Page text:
Just as I wrote about Pearl Buck's writing, it's best when authors write about what they know.  Wharton (1862-1937) was born into "Old New York" society.  One of the main characters is Newland Archer, heir to one of the wealthier families in the city.  But he's a bit different than most men his age; he is interested in meeting new people and enjoyed conversation, unlike May, his new wife.  Then along comes Ellen, a cousin who is fleeing the Count she has married, and Newland is asked to oversee her legal problems.
Wharton, from Wikipedia
I saw signs of a strained married right off, when Newland and May were on their honeymoon in Europe.  In a carriage after dining with family friends in England, the following scene occurs:
    During the homeward drive Archer pondered deeply on this episode [meeting the French tutor.]  His hour with M. Riviere had put new air into his lungs, and his first impulse had been to invite him to dinner the next day; but he was beginning to understand why married men did not always immediately yield to their first impulses.
    "That young tutor is an interesting fellow; we had some awfully good talk after dinner about books and things," he threw out tentatively in the hansom.
    May roused herself from one of the dreamy silences into which he had read so many meanings before six months of marriage had given him the key to them.
    "The little Frenchman?  Wasn't he dreadfully common?" she questioned coldly; and he guessed that she nursed a secret disappointment at having been invited out to London to meet a clergyman and a French tutor..."
What struck me most about Age of Innocence is it's study of opposites.  Most obvious are  the two women in Newland's life: the Countess Olenska (Ellen) and May Welland Archer.  Ellen is dark, foreign, exciting.  May is blond, innocent, conventional.  His hurried marriage to May was the biggest mistake in his life, but then there wouldn't be a story unless that had happened.

As I remember, the main story takes place over one or two "seasons."  At the beginning of the book's last chapter, Newland returns to his study from the opening reception of the new galleries at the Metropolitan Museum.  Wharton gives us a hint that many years have passed
"It was the room in which most of the real things of his life had happened.  There his wife, nearly twenty-six years ago, had broken to him, with a blushing circumlocution that would have caused the young women of the generation to smile, the news that she was to have a child; and there their eldest boy, Dallas, too delicate to be taken to church in midwinter, had been christened by their old friend the Bishop of New York..."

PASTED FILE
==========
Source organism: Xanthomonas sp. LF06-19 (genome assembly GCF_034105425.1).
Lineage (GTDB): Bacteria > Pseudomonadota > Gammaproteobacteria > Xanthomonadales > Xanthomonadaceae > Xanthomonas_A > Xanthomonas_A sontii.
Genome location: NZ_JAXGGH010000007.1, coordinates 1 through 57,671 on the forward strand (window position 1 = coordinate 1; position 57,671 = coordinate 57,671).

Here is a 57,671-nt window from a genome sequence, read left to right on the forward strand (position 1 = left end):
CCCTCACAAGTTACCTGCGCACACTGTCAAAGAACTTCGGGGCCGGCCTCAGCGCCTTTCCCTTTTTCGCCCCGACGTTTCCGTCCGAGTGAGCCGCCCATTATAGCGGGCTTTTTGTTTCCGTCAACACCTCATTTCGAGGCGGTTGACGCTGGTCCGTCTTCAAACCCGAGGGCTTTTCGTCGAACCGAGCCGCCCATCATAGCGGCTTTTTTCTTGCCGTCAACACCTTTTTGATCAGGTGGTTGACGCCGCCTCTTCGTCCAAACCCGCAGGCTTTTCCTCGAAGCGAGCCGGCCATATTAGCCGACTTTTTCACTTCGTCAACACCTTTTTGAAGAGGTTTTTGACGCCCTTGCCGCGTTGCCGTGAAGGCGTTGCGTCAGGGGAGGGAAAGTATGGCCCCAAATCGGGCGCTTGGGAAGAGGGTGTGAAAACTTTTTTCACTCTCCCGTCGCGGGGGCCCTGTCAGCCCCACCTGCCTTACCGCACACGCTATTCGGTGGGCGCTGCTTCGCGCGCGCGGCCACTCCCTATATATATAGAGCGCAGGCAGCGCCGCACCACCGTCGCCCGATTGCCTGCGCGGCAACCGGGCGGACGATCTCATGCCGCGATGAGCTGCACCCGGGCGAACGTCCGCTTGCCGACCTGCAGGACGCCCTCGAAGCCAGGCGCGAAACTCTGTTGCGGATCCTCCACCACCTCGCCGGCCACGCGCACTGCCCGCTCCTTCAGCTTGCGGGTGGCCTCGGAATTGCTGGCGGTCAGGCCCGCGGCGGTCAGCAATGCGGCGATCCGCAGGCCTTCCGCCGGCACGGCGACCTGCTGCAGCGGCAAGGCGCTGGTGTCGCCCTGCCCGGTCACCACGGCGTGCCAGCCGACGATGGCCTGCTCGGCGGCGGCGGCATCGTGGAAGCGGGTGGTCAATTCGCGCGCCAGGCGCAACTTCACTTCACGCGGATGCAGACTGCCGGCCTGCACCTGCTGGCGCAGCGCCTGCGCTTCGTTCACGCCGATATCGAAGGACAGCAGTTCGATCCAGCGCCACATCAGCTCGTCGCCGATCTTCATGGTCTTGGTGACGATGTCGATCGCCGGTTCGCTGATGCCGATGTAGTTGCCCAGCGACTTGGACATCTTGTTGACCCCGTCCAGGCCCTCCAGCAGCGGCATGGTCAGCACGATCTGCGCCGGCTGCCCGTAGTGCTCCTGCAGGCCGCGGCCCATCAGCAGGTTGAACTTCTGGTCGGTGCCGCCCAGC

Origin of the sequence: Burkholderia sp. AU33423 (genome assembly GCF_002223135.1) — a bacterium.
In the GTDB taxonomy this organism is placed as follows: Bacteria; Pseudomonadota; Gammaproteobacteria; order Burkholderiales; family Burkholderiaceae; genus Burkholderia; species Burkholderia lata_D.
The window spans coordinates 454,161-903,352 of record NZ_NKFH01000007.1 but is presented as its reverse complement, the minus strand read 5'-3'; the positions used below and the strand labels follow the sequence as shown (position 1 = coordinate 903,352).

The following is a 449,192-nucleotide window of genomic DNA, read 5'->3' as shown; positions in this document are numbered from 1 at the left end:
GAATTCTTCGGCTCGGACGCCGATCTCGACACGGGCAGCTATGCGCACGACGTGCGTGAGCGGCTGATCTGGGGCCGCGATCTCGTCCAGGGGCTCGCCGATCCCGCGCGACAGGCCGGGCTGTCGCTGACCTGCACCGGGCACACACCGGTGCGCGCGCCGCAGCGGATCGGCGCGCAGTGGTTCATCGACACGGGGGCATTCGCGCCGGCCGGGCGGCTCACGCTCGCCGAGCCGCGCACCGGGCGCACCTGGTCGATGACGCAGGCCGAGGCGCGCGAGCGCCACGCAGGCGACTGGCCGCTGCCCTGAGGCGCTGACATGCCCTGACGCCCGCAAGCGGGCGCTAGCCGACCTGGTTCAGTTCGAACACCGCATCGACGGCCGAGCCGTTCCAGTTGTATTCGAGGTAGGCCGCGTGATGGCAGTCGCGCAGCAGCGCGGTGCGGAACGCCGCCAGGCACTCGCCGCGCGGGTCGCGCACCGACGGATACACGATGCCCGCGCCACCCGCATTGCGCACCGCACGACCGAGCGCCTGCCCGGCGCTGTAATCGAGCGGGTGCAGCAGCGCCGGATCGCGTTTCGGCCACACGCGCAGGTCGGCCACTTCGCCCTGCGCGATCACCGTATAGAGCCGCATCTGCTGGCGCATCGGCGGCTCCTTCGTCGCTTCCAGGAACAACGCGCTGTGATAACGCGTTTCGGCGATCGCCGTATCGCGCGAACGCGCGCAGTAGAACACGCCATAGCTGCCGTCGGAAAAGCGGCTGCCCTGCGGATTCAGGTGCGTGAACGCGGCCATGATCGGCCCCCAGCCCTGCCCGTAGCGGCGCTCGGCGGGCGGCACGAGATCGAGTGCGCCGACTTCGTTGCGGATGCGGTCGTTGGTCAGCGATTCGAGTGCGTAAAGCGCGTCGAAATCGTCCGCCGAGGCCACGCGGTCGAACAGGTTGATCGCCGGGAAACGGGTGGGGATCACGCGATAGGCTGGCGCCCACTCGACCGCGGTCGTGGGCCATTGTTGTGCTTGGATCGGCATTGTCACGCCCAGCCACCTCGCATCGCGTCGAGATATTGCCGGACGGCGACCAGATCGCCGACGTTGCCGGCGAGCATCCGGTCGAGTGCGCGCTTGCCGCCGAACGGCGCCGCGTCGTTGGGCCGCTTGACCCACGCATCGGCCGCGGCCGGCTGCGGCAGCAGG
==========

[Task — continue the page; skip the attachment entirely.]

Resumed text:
Newland and his son go overseas for their last father/son trip and visit Paris before the young man marries.  Newland suddenly finds out that his son has taken them to visit Ellen.  The book is really wonderful and the movie, which was made in 1993 by the same name, is excellent (my DH would call it girlie, though men are a major driving force to the whole story!)  Directed by Martin Scorsese, staring Michelle Pfeiffer, Daniel Day-Lewis, and Winona Ryder.  Ryder won a Golden Globe Award for her portrayal of May Welland Archer and the film won an Oscar for Costume Design.  I would recommend them both!

Friday, April 1, 2011

Facebook Friday - Creating a new page

Many people reading this post already have a Personal Page and/or a Business Fan Page on Facebook.  If you don't, or want to start a new page dealing with another facet in your life, Facebook has made it super easy.  

Here's the "Create a Page" link where you can start

 You have six choices when creating a page:
1) a local business or place
2) a company, organization or institution
3) a brand or product
4) an artist, band, or public figure
5) an entertainment
6) a cause or community

 Next step, name your page, and check the box that says "I'm the official representation of this ....."

The final step is to fill out some basic information on the "blank" Fan Page that comes up, choose a photo to upload, and add anything else you want to say.  Once your page is created, you can add other applications, join groups and play games.  The thing is, you have to visit and update your new page at least once a week, or it’s a waste of time.

For those who already have Personal and Business Fan Pages, you might want to invest some time in another page.  If you're an artist with several different shops online, consider addressing only one shop or aspect of your artwork.  

If you follow my blog or Etsy shop, you know that DH and I are making paper beads now.  I’ve been thinking about a Paper Beads Page here on Facebook; see what others are doing and advertise my items, under the Product Page.  But then, maybe I should start an Artist Page dealing with art journaling, something I’ve been very involved in.  I did a search last week in Groups, and no one is talking about this on Facebook.  I could introduce the blogs that I follow and magazines that I like.  Maybe link to tutorials, introduce kits, show off my journals.  The possibilities are endless.  All I need is more TIME!